And get over the idea that Colorado is the only place that gets serious snow. Or that all of Colorado has the same climate. Only two winters here in Colorado Springs so far, but I've yet to see the kind of snow conditions we used to have in my hometown area of western New York State, when we'd get lake effect storms off both Lake Erie and Lake Ontario in addition to the snow associated with a cold front itself. You want to see a snow event? Try the D.C. area. Not the light fluffy stuff. Usually the heavy snow mixed with ice and sleet and rain. Or just an ice storm. Try the ice storms that so often hit the Carolinas.

And before you so easily say, "If you live along one of those roads and you have to get to town in an emergency on a stormy winter night--well, too bad for you", perhaps it will be you or your father or son who dies of a heart attack when they can't get to a hospital due to road conditions.

If Colorado doesn't want to pay to have modern-first class snow removal from roads so that they can keep taxes low, so be it. But Colorado needs to understand that it can be done well if there's the will.
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Old 12-23-2011, 08:36 AM
 
Location: Bend Or.
1,126 posts, read 2,345,223 times
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Quote:
Originally Posted by jim9251 View Post
Some friends in the San Juans have plows on their four wheelers, plows on old Jeeps, plows on old trucks to plow a way out. A few have snowmobiles they drive down to their trucks and Subarus parked in a community type parking area near the highway.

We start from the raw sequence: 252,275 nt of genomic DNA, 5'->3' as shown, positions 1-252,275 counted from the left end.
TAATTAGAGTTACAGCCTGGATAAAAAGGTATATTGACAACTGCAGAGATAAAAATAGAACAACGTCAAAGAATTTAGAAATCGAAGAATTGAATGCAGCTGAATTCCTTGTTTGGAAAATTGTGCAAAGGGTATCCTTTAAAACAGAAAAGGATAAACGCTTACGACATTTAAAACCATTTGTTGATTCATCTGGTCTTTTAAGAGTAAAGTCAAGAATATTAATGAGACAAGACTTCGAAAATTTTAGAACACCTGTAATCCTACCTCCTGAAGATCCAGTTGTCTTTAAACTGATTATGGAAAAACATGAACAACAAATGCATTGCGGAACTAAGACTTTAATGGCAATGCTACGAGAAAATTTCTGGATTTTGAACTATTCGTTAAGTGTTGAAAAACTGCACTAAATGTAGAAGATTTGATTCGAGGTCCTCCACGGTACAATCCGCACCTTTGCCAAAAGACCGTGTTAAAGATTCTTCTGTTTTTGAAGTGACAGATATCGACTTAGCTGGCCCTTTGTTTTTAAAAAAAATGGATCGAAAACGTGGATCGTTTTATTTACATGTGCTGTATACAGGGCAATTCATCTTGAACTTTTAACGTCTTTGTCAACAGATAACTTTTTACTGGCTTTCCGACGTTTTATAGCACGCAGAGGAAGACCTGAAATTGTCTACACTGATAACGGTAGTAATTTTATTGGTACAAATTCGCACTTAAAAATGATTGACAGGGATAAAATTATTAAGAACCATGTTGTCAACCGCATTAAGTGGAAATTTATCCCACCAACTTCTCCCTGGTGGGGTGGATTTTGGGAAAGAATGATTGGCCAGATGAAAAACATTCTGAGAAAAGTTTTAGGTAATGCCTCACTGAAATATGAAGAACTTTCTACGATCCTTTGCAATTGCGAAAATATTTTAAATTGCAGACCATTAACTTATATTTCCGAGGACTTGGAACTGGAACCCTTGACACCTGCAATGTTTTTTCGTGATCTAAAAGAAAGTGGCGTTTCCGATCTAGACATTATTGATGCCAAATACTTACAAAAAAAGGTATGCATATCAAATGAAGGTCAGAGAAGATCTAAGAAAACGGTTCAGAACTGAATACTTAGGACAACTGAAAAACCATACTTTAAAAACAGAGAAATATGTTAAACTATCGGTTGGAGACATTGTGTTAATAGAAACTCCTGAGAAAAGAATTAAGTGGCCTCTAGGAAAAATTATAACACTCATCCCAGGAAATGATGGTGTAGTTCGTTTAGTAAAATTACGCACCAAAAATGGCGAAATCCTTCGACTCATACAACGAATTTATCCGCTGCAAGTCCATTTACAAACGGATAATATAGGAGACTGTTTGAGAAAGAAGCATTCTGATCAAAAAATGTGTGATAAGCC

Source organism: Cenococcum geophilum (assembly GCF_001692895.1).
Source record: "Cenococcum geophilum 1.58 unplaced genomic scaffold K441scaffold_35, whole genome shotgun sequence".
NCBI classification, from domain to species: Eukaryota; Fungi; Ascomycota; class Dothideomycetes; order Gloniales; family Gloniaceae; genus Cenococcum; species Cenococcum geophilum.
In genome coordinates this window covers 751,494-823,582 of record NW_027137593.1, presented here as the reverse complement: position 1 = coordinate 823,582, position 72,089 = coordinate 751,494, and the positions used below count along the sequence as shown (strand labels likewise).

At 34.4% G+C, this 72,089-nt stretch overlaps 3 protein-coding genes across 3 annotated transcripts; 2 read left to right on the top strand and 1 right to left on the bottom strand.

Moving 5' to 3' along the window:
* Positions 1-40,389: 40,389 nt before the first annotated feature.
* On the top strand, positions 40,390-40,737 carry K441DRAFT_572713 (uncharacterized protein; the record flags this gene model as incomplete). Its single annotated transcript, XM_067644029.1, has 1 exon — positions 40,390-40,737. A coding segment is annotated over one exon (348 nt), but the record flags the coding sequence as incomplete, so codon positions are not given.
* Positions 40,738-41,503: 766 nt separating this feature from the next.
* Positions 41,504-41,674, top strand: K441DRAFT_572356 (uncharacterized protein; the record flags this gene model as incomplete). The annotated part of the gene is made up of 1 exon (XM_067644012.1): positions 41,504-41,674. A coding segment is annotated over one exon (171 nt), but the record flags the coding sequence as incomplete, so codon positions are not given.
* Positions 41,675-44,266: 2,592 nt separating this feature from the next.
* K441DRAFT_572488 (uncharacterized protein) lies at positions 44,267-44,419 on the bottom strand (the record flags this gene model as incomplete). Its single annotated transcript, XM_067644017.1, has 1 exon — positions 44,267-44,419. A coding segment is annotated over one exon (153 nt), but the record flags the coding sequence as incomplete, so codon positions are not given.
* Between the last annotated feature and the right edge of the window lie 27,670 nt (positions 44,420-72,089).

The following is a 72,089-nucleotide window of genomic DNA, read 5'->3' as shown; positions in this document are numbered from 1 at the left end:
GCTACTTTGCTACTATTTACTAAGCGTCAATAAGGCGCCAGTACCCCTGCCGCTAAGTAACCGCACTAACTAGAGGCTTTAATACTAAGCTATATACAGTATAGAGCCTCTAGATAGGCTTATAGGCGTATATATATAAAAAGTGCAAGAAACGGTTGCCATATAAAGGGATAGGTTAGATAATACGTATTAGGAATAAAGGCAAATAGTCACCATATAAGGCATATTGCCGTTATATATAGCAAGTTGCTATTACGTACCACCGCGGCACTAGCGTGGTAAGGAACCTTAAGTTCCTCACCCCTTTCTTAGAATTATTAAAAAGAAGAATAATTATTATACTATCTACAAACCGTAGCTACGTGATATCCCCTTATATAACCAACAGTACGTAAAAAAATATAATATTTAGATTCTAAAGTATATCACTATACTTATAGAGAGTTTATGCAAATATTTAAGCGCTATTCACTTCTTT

Four wheelers are generally not a great tool for Snow removal. If the snowfall is light, they are OK but a couple of feet and they are pretty worthless. If one lives a ways out, I prefer to have at least one pickup with a plow, heavy enough to do the job, and can act as a primary vehicle. Jeeps work ok too but you have to stay on it.

I think a truck or Jeep is substantially faster at removing snow than a tractor, and I have used both, for many years.

To live out in the sticks you also have to be pretty self sufficient, plan on being able to get along stranded, with no electricity, for extended periods of time. Not saying it will happen, but you need to be prepared for it.
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Old 12-23-2011, 08:48 AM
 
8,317 posts, read 25,091,437 times
Reputation: 9065
Quote:
Originally Posted by phetaroi View Post
I wish you would get over your insulting "I'm a real Coloradan" and everyone else is just a "wannabe" mantra that you so often express on this forum. Real Coloradans are people who live in, work in, retire in, and pay taxes in Colorado. If those of us who are relatively new to the state aren't "real" Coloradans...please allow me to pay only 50% of my state and local taxes. Reminds me too much of the western New York Staters who wanted NYC to secede from the state, not realizing that cities like Buffalo and Syracuse were part of the rust belt with ever decreasing economic viability. Reminds me of the mentality of people I knew from southern Virginia who didn't consider northern Virginia to be part of "real Virginia"...and would make comments like the one about our school's custodian that, "For a Black man, he's rather responsible"...some of those southern Virginians still have a plantation mentality. The cliched Marlboro Man image is pretty much a fantasy nowadays. And, I thought we were all Americans.